Judiciary: not fully independent yet

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The government has neither restored the original provisions on the judiciary through the 15th amendment to the constitution nor established a separate secretariat under the Supreme Court to fulfil its 2008 election pledge that the ‘genuine independence and impartiality of the judiciary will be ensured.’
The election manifesto that the Awami League president, Sheikh Hasina, now the prime minister, released on December 12, 2008 before the general elections had also said that the responsibility for controlling and supervising the lower judiciary would be given to the Supreme Court.
Legal experts said that the government had failed to frame rules that set out the necessary qualifications a lawyer to be appointed a Supreme Court judge, establish a Supreme Court secretariat and a permanent ‘attorney general’ service of the government, or amend the constitution to restore Supreme Court’s full control over the lower judiciary.
As a result the transfer, promotion and posting of judges are still being carried out by the law ministry, though in consultation with the Supreme Court, affecting the independence of the judiciary, they said.
Former adviser to the military-backed interim government AF Hassan Ariff, also former attorney general, said that the Supreme Judicial Commission Ordinance was promulgated in 2008 on appointment of Supreme Court judges but the government had not ratified it, although controversies over such appointments caused chaos in
the highest judiciary throughout its five-year tenure.
‘If this had been ratified, an appointment would be made in accordance with the recommendations of the commission consisting of the chief justice as chair, the law minister, three senior most Appellate Division judges, two senior most High Court judges, the attorney general and the Supreme Court Bar Association president,’ said Ariff referring to the ordinance.
He said that an ordinance for the establishment of a separate secretariat for the Supreme Court had also not been approved by government.
‘The lawyers think that the independence of the judiciary might be further strengthened if both the ordinances were in place,’ Ariff said.
Supreme Court lawyer Shahdeen Malik, also BRAC University school of law chief, pointed to Article 95(2)(c) of the constitution that stipulated that a judge must have ‘such qualifications as may be prescribed by law for appointment as a judge of the Supreme Court.’
‘The last caretaker government had promulgated an ordinance which was not suitable but the government could make or enact a suitable law to ensure appointment of qualified persons as Supreme Court judges,’ he added.
‘The influence of the executive branch on the lower judiciary continues as the full control of the Supreme Court over the appointment, posting, transfer and promotion of lower court judges is yet to be established,’ he said.
A senior government secretary said that there was a move to establish a permanent attorney service of the government but it could not be done as a minister opposed it.
Supreme Court registrar AKM Shamsul Islam, however, said that the Supreme Court was yet to receive any response from the prime minister’s office to the letter issued in November 2012 for inauguration of a separate secretariat for the judiciary.
He said that the independence of judiciary remained just on paper and the lower judiciary would not come under the full control of the Supreme Court until Articles 115 and 116 of the constitution [dealing with the subordinate courts] were amended.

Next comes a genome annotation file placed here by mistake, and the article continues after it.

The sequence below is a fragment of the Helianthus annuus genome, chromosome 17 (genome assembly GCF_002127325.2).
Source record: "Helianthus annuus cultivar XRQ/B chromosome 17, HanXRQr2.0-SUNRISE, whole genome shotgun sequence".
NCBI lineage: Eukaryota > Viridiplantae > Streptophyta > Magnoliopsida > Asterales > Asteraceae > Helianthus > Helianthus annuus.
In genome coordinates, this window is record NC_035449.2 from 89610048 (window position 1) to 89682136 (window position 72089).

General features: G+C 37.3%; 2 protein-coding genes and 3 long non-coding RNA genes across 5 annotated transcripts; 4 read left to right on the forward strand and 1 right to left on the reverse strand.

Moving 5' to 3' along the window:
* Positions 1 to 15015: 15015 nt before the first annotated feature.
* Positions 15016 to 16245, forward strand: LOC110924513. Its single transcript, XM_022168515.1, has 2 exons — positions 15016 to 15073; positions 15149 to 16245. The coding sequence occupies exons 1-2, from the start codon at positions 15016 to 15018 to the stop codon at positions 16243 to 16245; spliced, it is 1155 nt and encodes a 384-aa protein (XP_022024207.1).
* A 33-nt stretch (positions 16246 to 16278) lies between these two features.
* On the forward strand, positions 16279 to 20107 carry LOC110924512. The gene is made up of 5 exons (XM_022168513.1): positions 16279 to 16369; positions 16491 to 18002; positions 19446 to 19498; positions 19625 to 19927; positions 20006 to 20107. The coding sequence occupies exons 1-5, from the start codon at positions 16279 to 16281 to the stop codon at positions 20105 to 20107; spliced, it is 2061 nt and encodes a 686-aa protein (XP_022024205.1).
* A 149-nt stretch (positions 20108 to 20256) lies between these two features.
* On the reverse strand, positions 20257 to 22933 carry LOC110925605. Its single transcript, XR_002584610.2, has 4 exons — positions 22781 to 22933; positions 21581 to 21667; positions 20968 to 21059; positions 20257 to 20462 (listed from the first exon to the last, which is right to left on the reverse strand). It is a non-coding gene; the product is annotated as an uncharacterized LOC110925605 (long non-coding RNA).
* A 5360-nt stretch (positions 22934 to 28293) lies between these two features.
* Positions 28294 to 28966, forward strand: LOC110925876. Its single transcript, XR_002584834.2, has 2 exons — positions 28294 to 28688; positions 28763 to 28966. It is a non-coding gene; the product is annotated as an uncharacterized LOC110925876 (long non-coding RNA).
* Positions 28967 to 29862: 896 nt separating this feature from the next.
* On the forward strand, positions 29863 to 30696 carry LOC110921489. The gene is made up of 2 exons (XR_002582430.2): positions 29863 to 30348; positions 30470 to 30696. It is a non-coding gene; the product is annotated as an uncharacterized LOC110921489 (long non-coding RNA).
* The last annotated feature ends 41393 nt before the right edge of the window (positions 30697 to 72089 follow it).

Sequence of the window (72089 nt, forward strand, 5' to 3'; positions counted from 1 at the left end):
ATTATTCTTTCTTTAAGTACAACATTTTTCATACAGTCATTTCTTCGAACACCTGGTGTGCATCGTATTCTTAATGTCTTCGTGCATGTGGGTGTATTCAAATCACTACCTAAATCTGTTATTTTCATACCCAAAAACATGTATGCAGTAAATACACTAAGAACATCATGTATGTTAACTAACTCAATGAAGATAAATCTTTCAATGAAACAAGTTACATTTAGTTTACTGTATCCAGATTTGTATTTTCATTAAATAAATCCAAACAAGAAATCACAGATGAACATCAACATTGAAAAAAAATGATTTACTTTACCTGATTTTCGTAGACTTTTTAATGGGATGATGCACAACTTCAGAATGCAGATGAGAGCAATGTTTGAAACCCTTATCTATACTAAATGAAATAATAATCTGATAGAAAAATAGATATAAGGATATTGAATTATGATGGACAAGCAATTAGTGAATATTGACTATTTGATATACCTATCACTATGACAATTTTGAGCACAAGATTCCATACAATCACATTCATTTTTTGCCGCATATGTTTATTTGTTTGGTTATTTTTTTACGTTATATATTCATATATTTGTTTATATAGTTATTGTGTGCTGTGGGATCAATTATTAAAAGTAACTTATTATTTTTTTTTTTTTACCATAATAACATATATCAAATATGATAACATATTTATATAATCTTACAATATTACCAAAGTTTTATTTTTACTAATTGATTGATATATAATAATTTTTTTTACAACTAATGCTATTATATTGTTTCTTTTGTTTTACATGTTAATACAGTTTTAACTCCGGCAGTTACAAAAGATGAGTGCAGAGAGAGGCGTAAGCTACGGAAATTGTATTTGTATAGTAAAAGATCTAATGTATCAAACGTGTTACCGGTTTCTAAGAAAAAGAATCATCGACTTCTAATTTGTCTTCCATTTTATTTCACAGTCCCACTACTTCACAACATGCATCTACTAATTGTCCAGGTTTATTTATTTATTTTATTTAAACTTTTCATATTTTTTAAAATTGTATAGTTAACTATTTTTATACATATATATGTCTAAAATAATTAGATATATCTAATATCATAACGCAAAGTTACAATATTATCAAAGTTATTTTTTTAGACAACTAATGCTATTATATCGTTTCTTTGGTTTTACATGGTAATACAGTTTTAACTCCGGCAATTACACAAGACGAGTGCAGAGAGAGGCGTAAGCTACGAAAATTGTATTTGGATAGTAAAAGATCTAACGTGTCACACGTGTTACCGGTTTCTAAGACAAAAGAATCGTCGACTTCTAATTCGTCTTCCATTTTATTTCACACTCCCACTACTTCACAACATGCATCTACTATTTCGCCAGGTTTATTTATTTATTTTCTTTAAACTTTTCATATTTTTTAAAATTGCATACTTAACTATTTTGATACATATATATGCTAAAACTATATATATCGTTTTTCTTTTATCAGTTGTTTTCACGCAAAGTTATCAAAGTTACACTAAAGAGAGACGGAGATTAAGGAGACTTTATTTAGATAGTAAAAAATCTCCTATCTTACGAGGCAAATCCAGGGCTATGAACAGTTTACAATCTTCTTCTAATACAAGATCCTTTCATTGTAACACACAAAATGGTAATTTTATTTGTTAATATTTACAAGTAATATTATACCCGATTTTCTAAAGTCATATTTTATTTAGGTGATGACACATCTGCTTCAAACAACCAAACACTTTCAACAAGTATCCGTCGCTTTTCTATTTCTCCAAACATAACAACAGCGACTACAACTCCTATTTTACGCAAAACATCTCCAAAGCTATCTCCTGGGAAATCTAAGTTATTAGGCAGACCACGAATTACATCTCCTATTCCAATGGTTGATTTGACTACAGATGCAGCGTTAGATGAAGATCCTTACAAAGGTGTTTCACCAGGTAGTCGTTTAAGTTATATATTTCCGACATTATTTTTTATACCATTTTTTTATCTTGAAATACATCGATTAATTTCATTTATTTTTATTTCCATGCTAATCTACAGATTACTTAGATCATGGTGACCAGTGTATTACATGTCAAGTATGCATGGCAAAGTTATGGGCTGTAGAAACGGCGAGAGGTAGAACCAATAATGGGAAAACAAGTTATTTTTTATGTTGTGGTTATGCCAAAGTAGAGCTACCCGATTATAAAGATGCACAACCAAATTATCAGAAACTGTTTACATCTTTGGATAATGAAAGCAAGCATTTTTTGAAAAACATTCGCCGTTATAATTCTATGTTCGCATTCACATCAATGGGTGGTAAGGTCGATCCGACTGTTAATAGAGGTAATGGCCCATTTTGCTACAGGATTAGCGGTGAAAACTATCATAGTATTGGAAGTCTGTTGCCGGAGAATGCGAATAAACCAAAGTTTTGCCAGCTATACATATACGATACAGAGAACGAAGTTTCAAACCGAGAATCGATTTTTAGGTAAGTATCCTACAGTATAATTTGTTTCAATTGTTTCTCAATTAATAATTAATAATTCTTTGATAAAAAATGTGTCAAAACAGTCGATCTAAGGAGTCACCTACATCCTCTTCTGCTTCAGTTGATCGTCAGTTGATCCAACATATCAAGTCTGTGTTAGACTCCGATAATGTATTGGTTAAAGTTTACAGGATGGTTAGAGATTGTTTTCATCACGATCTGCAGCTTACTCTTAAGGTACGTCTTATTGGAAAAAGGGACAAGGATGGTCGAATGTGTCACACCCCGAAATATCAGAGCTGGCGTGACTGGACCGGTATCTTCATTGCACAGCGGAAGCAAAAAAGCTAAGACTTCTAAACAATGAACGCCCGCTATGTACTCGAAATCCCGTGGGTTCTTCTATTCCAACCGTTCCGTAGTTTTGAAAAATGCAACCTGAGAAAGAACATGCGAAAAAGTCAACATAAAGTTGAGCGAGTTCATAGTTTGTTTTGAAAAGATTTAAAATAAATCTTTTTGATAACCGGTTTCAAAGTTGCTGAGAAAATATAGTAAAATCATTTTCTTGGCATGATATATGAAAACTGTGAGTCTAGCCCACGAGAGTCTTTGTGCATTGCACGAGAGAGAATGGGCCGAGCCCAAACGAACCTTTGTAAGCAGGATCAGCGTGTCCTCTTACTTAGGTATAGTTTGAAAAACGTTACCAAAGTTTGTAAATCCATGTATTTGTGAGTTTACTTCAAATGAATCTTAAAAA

The existing Article 115 reads: ‘Appointments of persons to offices in the judicial service or as magistrates exercising judicial functions shall be made by the president in accordance with rules made by him in that behalf.’
The government enacted the fifteenth amendment to the constitution on June 30, 2011, without heeding to an observation made by the Supreme Court.
‘We are, however, of the view that…unless Article 115 and 116 are restored to their original position, the independence of the judiciary will not be fully achieved,’ the Appellate Division observed in its judgement declaring the fifth amendment to the constitution void which was cited by the government as a reason for the fifteenth amendment.
The judgement had said, ‘It is our earnest hope that Article 115 and 116 of the constitution will be restored to their original position by the parliament as soon as possible.’
The original article 115 stated, ‘Appointments of persons to offices in the judicial service or as magistrates exercising judicial functions shall be made by the president — (a) in the case of district judges, on the recommendation of the Supreme Court; and (b) in the case of any other person, in accordance with rules made by the president in that behalf after consulting the appropriate public service commission and the Supreme Court.’
Although the 15th amendment replaced Article 116 by a new one, the text of the article was not changed.
The existing Article 116 says, ‘The control (including the power of posting, promotion and grant of leave) and discipline of persons employed in the judicial service and magistrates exercising judicial functions shall vest in the president and shall be exercised by him in consultation with the Supreme Court.’
The original Article, however, vested the power in the Supreme Court: ‘The control (including the power of posting, promotion and grant of leave) and discipline of persons employed in the judicial service and magistrates exercising judicial functions shall vest in the Supreme Court.’
In its election manifesto released on December 28, 2013 for the January 5 elections, the party, however, pledged again to ensure the dignity and independence of judiciary.

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